14 Injured In Mid-Air Turbulence

Heavy turbulence forced a plane to make an emergency landing in South Carolina, sending more than a dozen people to hospitals.

Officials say the Pan American Airways flight was on its way to Pittsburgh from Sanford, Florida, Friday night when it hit turbulence and dropped at least one thousand feet. The plane landed in Charleston.

An unidentified man who was on the plane told CBS News that the sudden loss in altitude left him with a very strange feeling - "weightless for a few seconds, like a roller coaster when it drops" - as passengers and objects flew around the cabin.

"Everything was flying everywhere and people were flying," said one unidentified woman getting off the plane in Charleston, who told of watching another passenger get thrown from her seat to land on top of the people across the aisle. "She flipped, and went over and she's cut behind her ear."

Pan American president Dave Fink says people were "really buffeted around," so the best thing to do was go to the nearest airport.

Fink says it doesn't appear that any of the 14 people taken to hospitals were seriously injured. The Charleston Post and Courier reports a flight attendant was knocked unconscious during the turbulence.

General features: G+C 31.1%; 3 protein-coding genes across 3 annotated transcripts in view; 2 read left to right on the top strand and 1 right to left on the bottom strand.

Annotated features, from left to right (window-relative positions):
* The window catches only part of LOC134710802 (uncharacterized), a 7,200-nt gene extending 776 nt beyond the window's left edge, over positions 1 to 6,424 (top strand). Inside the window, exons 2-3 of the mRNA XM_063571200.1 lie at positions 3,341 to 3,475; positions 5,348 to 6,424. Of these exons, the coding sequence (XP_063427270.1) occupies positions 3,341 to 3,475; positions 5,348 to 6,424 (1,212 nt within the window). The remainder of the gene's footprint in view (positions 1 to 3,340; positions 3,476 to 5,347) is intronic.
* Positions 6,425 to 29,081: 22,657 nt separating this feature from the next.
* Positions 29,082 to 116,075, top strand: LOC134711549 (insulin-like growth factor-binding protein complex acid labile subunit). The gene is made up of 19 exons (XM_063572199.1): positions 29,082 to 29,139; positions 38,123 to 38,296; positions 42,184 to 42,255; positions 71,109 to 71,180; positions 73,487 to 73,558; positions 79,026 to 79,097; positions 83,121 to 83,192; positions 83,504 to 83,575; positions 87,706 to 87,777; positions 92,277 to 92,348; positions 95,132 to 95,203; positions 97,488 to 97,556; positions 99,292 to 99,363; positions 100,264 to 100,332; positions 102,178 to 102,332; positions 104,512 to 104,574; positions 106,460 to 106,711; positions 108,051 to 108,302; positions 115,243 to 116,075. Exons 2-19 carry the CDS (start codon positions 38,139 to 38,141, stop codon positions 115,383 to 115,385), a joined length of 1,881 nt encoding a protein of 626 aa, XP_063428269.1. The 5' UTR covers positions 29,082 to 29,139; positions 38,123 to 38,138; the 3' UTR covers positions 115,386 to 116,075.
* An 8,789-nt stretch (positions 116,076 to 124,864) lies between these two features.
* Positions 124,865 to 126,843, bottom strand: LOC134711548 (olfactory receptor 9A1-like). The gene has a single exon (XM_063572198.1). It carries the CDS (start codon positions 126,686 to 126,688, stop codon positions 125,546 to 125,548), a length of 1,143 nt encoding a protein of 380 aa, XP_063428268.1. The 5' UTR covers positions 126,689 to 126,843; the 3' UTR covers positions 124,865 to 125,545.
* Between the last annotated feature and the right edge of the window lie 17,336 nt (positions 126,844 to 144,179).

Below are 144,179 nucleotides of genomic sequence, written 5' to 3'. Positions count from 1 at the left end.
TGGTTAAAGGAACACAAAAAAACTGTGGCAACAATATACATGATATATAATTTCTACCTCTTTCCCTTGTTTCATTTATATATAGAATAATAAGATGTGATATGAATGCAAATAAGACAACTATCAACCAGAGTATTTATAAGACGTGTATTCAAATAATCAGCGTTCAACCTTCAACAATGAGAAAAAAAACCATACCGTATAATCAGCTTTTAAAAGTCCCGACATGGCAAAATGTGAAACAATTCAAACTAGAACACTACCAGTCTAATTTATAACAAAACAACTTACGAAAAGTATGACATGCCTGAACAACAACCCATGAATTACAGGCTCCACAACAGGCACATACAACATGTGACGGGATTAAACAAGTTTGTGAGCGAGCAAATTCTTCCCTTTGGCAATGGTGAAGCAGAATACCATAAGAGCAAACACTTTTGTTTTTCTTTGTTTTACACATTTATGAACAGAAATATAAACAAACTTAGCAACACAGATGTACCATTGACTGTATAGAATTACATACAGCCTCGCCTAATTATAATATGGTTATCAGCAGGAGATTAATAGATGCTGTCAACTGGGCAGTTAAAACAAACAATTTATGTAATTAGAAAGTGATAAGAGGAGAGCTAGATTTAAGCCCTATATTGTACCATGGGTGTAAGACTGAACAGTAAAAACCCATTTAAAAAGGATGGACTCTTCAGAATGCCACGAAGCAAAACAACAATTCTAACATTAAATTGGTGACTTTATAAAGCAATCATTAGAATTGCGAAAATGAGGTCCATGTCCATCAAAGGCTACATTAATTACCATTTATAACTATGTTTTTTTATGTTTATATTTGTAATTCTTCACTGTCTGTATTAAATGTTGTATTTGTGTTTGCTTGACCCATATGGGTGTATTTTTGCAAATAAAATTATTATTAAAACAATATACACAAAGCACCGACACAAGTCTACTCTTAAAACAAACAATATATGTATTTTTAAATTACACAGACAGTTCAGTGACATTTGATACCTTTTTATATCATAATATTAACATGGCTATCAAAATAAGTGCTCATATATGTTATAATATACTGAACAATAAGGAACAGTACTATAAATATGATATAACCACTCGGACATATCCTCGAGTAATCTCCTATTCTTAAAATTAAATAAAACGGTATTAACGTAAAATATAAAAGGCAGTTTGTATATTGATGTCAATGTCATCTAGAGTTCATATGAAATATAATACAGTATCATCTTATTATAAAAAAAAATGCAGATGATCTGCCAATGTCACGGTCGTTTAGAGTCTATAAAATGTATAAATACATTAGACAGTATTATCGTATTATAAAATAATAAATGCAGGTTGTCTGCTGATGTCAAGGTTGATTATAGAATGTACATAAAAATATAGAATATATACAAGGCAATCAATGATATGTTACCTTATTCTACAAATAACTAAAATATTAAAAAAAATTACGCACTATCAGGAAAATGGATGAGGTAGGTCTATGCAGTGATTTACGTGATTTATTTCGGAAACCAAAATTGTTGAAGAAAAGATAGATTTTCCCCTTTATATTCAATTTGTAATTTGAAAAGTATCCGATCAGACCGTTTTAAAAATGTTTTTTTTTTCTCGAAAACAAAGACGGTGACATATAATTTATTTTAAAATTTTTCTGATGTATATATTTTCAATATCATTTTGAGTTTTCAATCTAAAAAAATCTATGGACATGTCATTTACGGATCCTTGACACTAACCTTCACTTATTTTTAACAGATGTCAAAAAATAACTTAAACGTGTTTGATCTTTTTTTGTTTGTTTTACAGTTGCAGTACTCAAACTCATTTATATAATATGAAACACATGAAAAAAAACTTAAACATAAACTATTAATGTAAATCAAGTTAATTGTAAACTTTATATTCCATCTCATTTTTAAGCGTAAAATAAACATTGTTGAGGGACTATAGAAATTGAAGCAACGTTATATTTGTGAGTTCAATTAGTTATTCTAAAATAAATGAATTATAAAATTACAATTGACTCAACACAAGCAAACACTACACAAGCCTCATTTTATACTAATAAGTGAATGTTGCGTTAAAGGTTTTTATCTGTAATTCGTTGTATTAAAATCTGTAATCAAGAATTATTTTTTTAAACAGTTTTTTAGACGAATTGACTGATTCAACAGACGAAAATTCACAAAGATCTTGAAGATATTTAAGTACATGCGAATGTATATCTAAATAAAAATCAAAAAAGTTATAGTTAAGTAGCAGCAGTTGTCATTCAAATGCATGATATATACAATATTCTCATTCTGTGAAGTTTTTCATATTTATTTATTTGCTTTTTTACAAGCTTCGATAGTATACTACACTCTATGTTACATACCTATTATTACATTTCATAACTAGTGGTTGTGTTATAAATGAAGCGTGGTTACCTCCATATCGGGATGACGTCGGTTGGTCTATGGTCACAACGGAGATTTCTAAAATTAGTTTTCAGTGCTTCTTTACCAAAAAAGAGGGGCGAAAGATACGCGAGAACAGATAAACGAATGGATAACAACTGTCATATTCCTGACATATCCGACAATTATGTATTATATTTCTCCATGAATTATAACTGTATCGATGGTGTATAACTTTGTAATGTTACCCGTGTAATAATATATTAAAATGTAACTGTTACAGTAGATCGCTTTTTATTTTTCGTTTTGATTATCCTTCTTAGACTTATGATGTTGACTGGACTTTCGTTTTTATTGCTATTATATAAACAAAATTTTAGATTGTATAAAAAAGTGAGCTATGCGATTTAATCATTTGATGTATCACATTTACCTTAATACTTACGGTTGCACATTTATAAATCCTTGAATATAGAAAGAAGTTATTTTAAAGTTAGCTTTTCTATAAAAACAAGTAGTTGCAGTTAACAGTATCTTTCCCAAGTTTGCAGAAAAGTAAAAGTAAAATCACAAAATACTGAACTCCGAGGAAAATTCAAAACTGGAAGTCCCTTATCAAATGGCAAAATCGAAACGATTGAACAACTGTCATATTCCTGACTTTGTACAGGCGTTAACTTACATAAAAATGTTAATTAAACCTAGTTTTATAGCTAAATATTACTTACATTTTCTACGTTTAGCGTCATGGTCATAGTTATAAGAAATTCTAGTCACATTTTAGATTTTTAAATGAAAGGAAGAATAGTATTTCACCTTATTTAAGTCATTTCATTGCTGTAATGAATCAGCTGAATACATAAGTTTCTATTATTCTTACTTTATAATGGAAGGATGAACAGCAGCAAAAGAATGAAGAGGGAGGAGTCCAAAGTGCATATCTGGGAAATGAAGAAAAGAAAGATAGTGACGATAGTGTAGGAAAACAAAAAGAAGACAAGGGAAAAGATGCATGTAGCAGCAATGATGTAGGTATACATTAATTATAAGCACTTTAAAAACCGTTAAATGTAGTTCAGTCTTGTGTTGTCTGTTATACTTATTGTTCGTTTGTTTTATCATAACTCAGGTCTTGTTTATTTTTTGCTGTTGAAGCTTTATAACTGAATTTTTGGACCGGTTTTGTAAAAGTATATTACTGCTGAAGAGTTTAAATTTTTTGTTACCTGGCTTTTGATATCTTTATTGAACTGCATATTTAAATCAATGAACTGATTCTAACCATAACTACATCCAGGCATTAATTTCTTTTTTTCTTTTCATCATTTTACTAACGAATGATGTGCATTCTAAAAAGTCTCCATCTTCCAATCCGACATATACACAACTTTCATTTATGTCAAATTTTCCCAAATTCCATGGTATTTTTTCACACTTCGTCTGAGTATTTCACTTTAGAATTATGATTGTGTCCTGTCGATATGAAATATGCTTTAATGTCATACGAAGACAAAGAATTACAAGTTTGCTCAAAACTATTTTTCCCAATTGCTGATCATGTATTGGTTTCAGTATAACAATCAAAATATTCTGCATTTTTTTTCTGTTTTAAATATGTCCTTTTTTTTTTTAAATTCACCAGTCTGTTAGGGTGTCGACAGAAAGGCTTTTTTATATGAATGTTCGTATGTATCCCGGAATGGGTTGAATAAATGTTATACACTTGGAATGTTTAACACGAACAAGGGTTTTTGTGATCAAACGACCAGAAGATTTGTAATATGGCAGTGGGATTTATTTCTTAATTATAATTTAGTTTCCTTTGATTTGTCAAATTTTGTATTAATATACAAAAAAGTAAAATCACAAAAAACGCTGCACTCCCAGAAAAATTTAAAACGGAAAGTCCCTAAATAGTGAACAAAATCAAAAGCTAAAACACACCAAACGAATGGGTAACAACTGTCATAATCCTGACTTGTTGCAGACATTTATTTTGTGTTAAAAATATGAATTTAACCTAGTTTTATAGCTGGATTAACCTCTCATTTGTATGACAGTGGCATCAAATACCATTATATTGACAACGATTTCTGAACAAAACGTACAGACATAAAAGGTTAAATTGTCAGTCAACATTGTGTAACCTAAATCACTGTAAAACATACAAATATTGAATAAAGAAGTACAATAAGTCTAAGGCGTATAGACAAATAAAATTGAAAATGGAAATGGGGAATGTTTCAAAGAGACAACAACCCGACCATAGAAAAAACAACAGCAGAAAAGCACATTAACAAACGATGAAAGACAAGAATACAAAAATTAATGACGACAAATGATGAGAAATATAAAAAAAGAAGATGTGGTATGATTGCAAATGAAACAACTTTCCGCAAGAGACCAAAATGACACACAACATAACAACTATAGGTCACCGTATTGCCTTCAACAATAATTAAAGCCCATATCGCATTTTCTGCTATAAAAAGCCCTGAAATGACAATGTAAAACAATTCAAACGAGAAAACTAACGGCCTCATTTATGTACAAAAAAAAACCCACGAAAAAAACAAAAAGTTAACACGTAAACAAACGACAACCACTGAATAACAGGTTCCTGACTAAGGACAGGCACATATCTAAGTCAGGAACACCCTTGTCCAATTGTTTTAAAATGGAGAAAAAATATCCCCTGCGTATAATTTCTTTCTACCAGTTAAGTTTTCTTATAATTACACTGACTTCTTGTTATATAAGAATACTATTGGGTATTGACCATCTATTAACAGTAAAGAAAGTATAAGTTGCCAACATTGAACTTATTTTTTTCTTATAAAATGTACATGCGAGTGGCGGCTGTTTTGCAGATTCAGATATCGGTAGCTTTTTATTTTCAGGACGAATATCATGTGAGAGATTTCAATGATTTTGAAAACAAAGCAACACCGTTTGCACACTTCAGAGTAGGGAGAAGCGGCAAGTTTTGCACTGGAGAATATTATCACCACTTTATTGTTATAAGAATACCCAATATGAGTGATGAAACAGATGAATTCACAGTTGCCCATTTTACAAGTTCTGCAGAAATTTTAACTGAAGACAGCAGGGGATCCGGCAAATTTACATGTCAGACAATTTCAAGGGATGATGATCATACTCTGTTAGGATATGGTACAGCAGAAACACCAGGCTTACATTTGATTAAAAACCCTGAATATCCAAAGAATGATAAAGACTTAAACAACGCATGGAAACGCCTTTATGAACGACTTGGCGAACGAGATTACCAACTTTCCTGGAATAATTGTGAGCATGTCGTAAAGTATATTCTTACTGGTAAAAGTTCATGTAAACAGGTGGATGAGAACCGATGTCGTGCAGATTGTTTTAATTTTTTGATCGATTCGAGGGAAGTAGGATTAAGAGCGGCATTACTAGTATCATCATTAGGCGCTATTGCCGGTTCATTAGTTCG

Fink says there were no problems with the plane, but another plane was sent to pick up the passengers and continue the flight.

All but two of the passengers who were taken to hospitals were treated and released. The flight attendant who lost consciousness is one of two who remained hospitalized Saturday. No details were released about the second patient.

The airline says there was no problem with the aircraft itself, a Boeing 727, whose Charleston landing at 6 p.m. Friday was unscheduled but otherwise normal.

Fink said Friday night that another plane was sent to Charleston to take the people to Pittsburgh and eventually to Portsmouth, their original destination. Fink said he would be on the flight to Pittsburgh "to see what we can do to help the people."

An airline spokesman, John Nadolny, told CBS News that a Pan Am mechanic who just happened to be on the flight inspected the aircraft and "found it to be airworthy." Nadolny also said the flight had been directed away from any rough weather and was "in clear air."

Pan American, which began flying in 1927 and once was one of the world's largest air carriers, ceased operations in 1991. A new service began operating late last year out of Pease International Tradeport in New Hampshire.

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